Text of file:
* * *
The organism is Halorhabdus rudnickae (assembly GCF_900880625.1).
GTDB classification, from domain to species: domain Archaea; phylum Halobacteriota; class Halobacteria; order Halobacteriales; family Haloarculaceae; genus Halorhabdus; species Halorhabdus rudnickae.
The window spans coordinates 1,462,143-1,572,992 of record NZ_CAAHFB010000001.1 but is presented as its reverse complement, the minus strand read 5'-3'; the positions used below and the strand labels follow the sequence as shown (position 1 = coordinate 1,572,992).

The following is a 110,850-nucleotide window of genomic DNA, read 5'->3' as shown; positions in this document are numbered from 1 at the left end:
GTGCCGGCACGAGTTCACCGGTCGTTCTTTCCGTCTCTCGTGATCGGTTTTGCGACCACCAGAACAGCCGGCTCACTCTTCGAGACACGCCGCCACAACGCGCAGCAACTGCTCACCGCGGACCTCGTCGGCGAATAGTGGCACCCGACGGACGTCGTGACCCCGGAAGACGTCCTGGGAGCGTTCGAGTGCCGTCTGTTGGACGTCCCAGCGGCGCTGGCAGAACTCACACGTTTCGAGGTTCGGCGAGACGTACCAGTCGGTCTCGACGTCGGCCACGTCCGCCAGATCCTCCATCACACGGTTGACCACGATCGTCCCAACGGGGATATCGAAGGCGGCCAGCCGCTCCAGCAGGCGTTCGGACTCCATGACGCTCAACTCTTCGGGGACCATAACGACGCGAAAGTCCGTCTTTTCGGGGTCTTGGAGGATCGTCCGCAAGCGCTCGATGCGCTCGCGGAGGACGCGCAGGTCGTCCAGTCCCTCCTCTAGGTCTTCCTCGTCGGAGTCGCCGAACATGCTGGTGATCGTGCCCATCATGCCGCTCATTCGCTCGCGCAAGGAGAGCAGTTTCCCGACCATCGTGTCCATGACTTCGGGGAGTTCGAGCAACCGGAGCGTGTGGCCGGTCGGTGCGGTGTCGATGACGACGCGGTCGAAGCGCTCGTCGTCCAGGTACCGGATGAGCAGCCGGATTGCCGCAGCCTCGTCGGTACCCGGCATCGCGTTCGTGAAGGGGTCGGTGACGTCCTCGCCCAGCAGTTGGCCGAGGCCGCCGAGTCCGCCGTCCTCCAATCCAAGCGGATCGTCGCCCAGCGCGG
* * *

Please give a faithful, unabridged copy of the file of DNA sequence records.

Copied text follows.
The organism is Halorhabdus rudnickae (assembly GCF_900880625.1).
GTDB classification, from domain to species: domain Archaea; phylum Halobacteriota; class Halobacteria; order Halobacteriales; family Haloarculaceae; genus Halorhabdus; species Halorhabdus rudnickae.
The window spans coordinates 1,462,143-1,572,992 of record NZ_CAAHFB010000001.1 but is presented as its reverse complement, the minus strand read 5'-3'; the positions used below and the strand labels follow the sequence as shown (position 1 = coordinate 1,572,992).

The following is a 110,850-nucleotide window of genomic DNA, read 5'->3' as shown; positions in this document are numbered from 1 at the left end:
GTGCCGGCACGAGTTCACCGGTCGTTCTTTCCGTCTCTCGTGATCGGTTTTGCGACCACCAGAACAGCCGGCTCACTCTTCGAGACACGCCGCCACAACGCGCAGCAACTGCTCACCGCGGACCTCGTCGGCGAATAGTGGCACCCGACGGACGTCGTGACCCCGGAAGACGTCCTGGGAGCGTTCGAGTGCCGTCTGTTGGACGTCCCAGCGGCGCTGGCAGAACTCACACGTTTCGAGGTTCGGCGAGACGTACCAGTCGGTCTCGACGTCGGCCACGTCCGCCAGATCCTCCATCACACGGTTGACCACGATCGTCCCAACGGGGATATCGAAGGCGGCCAGCCGCTCCAGCAGGCGTTCGGACTCCATGACGCTCAACTCTTCGGGGACCATAACGACGCGAAAGTCCGTCTTTTCGGGGTCTTGGAGGATCGTCCGCAAGCGCTCGATGCGCTCGCGGAGGACGCGCAGGTCGTCCAGTCCCTCCTCTAGGTCTTCCTCGTCGGAGTCGCCGAACATGCTGGTGATCGTGCCCATCATGCCGCTCATTCGCTCGCGCAAGGAGAGCAGTTTCCCGACCATCGTGTCCATGACTTCGGGGAGTTCGAGCAACCGGAGCGTGTGGCCGGTCGGTGCGGTGTCGATGACGACGCGGTCGAAGCGCTCGTCGTCCAGGTACCGGATGAGCAGCCGGATTGCCGCAGCCTCGTCGGTACCCGGCATCGCGTTCGTGAAGGGGTCGGTGACGTCCTCGCCCAGCAGTTGGCCGAGGCCGCCGAGTCCGCCGTCCTCCAATCCAAGCGGATCGTCGCCCAGCGCGG